Monday, June 27, 2011

Lab meeting June 29th (Jim): A Reduction of Imitation Learning and Structured Prediction to No-Regret Online Learning

Title: A Reduction of Imitation Learning and Structured Prediction to No-Regret Online Learning

Stephane Ross, Geoffrey Gordon, and J. Andrew (Drew) Bagnell

Proceedings of the 14th International Conference on Artificial Intelligence and Statistics (AISTATS)
, April, 2011.

Sequential prediction problems such as imitation learning, where future observations depend on previous predictions (actions), violate the common i.i.d. assumptions made in statistical learning. ... In this paper, we propose a new iterative algorithm, which trains a stationary deterministic policy, that can be seen as a no regret algorithm in an online learning setting. We show that any such no regret algorithm, combined with additional reduction assumptions, must find a policy with good performance under the distribution of observations it induces in such sequential settings.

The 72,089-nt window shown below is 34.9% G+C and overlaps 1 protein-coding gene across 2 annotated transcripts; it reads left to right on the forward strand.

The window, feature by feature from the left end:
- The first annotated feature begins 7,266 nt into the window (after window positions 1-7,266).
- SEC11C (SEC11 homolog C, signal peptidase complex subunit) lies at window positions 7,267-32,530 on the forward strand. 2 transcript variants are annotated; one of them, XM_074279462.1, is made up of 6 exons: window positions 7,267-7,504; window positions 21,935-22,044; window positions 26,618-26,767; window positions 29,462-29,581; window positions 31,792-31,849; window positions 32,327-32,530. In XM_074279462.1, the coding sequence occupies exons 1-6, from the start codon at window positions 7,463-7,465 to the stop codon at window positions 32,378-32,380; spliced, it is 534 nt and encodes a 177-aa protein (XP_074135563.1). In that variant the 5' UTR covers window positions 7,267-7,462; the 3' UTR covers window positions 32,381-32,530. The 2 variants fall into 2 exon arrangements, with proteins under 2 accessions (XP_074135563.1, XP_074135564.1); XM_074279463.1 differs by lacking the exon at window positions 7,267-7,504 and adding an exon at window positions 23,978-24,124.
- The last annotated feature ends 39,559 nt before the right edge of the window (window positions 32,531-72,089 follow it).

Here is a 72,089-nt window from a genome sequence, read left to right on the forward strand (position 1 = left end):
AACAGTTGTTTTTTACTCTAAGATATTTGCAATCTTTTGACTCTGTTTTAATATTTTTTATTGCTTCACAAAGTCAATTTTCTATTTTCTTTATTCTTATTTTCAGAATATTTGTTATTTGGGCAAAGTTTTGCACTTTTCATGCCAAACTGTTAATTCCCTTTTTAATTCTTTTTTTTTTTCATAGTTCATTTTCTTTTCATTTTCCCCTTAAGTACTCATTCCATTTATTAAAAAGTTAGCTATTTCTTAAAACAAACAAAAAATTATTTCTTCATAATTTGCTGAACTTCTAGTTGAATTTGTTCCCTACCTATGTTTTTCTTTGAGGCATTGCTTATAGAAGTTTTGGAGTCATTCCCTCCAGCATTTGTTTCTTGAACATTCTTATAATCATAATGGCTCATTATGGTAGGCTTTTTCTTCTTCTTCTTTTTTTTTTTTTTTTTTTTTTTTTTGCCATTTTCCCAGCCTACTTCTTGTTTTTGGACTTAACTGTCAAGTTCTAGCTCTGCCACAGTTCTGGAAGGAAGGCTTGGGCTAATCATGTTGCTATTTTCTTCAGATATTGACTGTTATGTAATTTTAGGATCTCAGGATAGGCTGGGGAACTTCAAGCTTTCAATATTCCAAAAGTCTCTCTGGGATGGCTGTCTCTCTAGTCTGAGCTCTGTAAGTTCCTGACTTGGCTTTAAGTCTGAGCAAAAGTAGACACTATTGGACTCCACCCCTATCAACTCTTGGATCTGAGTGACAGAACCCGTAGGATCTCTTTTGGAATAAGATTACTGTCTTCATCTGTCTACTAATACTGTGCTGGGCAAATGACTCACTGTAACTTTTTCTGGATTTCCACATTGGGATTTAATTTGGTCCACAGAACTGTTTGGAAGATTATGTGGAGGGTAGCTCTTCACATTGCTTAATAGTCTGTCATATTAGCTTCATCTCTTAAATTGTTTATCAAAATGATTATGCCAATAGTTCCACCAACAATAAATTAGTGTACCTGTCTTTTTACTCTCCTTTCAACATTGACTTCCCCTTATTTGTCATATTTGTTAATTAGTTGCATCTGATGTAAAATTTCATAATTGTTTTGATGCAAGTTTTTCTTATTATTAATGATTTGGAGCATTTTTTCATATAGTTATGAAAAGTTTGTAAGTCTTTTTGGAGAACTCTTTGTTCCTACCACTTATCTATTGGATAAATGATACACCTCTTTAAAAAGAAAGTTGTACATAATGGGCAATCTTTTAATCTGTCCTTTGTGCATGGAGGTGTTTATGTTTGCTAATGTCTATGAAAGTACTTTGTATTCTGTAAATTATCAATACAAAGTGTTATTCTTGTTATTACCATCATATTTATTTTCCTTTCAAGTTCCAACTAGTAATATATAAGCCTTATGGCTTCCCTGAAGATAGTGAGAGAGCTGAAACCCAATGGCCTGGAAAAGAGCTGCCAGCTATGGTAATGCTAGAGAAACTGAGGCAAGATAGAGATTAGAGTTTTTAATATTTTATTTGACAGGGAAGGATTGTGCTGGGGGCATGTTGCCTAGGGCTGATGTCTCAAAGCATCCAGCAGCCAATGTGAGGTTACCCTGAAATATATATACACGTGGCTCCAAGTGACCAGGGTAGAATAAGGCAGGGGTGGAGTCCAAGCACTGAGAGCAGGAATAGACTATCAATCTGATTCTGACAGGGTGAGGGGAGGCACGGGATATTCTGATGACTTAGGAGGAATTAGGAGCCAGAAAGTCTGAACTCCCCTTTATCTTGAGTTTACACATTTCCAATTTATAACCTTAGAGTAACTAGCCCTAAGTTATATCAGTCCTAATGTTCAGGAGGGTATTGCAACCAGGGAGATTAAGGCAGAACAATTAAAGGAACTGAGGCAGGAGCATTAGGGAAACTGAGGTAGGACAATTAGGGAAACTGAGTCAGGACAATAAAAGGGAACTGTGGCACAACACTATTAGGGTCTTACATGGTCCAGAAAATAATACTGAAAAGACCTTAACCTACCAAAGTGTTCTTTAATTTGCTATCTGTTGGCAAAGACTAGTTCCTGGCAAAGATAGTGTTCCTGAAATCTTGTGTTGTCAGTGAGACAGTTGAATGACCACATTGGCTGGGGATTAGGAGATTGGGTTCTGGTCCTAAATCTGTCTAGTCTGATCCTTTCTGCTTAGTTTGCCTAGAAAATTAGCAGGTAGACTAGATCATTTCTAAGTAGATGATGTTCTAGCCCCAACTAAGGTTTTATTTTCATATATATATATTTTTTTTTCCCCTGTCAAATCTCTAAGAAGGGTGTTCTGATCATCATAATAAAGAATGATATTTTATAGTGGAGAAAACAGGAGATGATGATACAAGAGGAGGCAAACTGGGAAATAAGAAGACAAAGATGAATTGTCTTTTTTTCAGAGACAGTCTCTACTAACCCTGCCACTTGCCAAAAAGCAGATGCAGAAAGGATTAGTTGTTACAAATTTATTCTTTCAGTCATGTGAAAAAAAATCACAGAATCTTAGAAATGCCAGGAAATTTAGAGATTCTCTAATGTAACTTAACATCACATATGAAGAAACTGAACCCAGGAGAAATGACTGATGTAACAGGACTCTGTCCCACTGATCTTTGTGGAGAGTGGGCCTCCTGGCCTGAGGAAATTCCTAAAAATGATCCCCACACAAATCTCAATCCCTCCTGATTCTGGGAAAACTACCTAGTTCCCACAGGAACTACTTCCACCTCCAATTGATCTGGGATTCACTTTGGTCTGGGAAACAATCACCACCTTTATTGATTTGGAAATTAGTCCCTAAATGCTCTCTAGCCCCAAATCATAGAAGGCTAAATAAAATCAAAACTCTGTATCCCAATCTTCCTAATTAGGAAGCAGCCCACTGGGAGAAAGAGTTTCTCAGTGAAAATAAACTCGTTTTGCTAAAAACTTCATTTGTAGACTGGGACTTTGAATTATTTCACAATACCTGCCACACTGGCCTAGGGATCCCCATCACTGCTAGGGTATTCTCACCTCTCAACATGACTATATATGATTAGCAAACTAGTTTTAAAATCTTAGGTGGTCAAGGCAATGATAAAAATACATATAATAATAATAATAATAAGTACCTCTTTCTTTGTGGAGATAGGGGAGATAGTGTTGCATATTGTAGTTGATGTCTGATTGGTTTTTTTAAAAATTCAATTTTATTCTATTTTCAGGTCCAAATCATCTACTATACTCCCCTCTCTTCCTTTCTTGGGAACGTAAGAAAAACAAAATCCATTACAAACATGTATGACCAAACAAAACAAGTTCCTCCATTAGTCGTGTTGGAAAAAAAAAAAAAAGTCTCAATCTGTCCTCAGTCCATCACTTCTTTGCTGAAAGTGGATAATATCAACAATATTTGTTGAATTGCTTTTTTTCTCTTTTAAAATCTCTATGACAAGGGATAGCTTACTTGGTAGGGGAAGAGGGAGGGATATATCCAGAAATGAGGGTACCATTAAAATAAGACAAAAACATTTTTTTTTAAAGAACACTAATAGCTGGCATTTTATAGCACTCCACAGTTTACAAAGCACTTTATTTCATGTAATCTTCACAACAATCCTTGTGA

Monday, June 20, 2011

Lab Meeting June 22th (Chih-Chung):Minimum Snap Trajectory Generation and Control for Quadrotors (ICRA2011,best paper)

Title: Minimum Snap Trajectory Generation and Control for Quadrotors

Authors: Daniel Mellinger and Vijay Kumar

We address the controller design and the trajectory
generation for a quadrotor maneuvering in three
dimensions in a tightly constrained setting typical of indoor
environments. In such settings, it is necessary to allow for
significant excursions of the attitude from the hover state and
small angle approximations cannot be justified for the roll